Our five-part talent tiers series concluded Wednesday after grading goaltending across the 32 National Hockey League teams. Today, we summarize the results across the positional groups, with a focus on the positives and the areas of concern for the seven Canadian teams.
As a housekeeping matter, if you missed any part of the series, the positional group pieces are linked below.
Let’s run through the aggregated results. We will take another run at the tiers at the halfway point of the regular season, with a couple of tweaks – notably, consolidation of the left wing and right wing positions into a broader ‘wing’ category to avoid position interchangeability issues.
The Canadian teams were generally well represented in the talent tiers – the Toronto Maple Leafs were the highest-graded team of the seven, but the Edmonton Oilers and Calgary Flames were also inside of the top 10 – Edmonton through the absolute strength of the team at the centre position; Calgary, for what they can do defensively.
Notably, three other teams finished in the playoff contention window, the Vancouver Canucks (No. 15), the Ottawa Senators (No. 18), and Winnipeg Jets (No. 20). Across these teams, it was generally one core weakness that drove their overall grade towards the middle of the pack. Bringing up the rear is a rebuilding Montreal Canadiens team (No. 28).
In reverse order, let’s start with Montreal and work our way up.
What We Liked: Martin St. Louis and the rest of the Canadiens organization need this season to evaluate the core parts of the roster and decide which players will still be in stow when the team is ready to contend. If there is an area to be bullish with this group, it is down the middle of the ice. Nick Suzuki is a bona fide top-six centre already. Christian Dvorak is more than serviceable, and he is under team control for three more seasons. Restricted free agent Kirby Dach is an interesting reclamation project if you can call him one – we haven’t seen much production from Dach at the NHL level, but he’s also 21 years old and spent his first three seasons with Chicago. Enough said.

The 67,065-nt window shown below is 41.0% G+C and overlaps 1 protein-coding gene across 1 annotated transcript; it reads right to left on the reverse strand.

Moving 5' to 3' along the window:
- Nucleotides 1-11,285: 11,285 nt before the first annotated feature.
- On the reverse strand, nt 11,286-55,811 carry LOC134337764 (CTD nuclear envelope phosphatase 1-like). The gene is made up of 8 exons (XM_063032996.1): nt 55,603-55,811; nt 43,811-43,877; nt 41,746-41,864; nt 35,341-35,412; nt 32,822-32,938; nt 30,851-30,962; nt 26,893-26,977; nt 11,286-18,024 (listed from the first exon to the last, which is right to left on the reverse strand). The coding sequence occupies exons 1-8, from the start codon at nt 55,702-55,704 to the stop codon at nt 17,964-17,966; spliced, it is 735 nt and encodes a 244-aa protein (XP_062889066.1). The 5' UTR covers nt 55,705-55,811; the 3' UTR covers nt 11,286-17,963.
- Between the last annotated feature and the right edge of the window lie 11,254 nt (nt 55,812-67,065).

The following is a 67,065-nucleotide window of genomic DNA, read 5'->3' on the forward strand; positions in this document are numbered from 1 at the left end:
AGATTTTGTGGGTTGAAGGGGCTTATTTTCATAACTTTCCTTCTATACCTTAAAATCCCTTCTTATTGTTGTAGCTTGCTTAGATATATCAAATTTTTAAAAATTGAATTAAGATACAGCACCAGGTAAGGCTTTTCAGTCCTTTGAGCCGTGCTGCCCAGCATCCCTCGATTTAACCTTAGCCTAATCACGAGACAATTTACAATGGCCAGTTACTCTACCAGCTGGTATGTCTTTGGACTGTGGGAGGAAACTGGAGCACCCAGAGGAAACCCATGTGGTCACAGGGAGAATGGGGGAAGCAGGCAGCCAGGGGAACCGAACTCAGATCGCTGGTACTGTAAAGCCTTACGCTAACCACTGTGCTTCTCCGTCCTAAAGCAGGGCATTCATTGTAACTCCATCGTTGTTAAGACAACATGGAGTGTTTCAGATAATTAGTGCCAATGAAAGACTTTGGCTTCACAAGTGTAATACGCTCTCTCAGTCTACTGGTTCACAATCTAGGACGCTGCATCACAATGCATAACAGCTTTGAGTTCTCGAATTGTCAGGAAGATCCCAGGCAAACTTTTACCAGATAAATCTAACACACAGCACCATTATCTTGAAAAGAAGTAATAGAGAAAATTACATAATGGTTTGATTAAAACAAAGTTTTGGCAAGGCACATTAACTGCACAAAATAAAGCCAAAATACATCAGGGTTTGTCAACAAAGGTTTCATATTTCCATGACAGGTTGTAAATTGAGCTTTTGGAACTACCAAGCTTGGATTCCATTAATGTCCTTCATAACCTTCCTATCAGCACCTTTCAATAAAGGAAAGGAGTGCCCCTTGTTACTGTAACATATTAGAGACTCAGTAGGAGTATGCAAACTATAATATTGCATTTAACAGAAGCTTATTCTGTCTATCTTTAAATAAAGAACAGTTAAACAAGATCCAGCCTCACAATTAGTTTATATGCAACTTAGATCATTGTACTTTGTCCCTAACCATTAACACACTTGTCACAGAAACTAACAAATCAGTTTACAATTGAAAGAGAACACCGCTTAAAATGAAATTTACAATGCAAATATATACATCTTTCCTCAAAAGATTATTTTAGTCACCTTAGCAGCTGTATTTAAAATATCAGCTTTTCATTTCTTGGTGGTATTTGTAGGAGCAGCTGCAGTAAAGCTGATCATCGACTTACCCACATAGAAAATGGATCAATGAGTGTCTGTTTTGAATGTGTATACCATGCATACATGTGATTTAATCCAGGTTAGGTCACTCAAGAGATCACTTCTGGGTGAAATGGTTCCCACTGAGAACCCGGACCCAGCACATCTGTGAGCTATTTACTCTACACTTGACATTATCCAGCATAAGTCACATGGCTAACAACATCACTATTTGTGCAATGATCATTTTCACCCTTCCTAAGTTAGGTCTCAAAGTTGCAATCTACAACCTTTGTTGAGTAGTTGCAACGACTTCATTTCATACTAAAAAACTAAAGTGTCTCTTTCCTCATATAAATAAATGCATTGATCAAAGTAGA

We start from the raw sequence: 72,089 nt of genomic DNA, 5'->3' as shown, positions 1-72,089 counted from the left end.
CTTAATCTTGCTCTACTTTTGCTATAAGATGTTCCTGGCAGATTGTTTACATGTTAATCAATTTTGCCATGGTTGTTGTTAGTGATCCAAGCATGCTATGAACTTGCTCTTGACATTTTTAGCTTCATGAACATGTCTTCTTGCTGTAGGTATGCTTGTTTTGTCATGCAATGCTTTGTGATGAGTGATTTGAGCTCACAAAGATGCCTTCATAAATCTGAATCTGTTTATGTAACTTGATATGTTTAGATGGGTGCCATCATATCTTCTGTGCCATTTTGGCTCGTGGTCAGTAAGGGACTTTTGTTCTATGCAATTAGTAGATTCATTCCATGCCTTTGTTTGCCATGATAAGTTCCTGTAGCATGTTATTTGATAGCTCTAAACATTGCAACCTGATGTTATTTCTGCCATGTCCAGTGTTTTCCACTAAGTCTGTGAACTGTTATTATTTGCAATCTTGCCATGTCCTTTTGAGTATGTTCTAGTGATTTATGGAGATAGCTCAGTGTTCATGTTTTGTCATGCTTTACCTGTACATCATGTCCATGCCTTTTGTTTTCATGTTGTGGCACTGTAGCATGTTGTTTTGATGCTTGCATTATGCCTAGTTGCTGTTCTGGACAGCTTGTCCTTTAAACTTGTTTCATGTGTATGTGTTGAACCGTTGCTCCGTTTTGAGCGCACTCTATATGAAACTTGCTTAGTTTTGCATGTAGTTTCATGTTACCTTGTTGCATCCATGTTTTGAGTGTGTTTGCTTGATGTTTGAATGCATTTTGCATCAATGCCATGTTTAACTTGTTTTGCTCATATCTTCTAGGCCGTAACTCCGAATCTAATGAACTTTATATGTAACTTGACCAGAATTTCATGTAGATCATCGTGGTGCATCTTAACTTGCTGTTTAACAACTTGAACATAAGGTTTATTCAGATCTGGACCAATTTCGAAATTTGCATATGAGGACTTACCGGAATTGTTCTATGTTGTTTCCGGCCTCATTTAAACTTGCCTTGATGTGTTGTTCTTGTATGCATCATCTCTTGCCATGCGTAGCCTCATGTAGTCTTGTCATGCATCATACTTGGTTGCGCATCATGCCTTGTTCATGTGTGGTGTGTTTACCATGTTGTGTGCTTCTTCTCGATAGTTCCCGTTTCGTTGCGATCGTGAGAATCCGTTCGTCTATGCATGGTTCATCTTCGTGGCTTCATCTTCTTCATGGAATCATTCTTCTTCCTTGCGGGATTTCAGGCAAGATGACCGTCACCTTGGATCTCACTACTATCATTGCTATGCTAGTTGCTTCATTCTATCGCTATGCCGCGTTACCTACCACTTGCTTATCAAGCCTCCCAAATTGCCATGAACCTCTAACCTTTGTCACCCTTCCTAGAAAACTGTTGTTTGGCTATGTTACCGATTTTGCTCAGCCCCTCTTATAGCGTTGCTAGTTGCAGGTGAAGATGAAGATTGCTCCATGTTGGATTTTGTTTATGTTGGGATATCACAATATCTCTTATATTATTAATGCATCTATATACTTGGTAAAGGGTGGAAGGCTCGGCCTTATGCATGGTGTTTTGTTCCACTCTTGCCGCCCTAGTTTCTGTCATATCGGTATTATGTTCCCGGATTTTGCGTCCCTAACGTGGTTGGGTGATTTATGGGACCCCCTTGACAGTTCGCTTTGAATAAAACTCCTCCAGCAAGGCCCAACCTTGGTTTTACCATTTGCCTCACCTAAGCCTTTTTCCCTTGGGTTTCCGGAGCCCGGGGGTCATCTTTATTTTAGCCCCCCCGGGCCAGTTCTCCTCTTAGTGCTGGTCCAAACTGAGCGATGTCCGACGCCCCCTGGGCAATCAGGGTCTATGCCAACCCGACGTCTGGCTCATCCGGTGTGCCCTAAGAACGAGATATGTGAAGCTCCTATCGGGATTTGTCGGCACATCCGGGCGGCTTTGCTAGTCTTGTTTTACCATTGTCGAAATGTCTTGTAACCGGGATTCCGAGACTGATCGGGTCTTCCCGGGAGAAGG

Cause For Concern: This is a franchise in the throes of a serious rebuild and to say the talent is thin across the lineup would be an understatement – the Canadiens graded Tier 4 (underperform) across all five categories, and in a couple of instances came close to slipping into Tier 5. The most generous of the grades was on the blueline, where I expect newly acquired Mike Matheson to do some heavy lifting. Matheson was great for Florida and Pittsburgh in previous stops, but he’s also joining a thin group down three key contributors from last year – Jeff Petry, Brett Kulak, and Alex Romanov.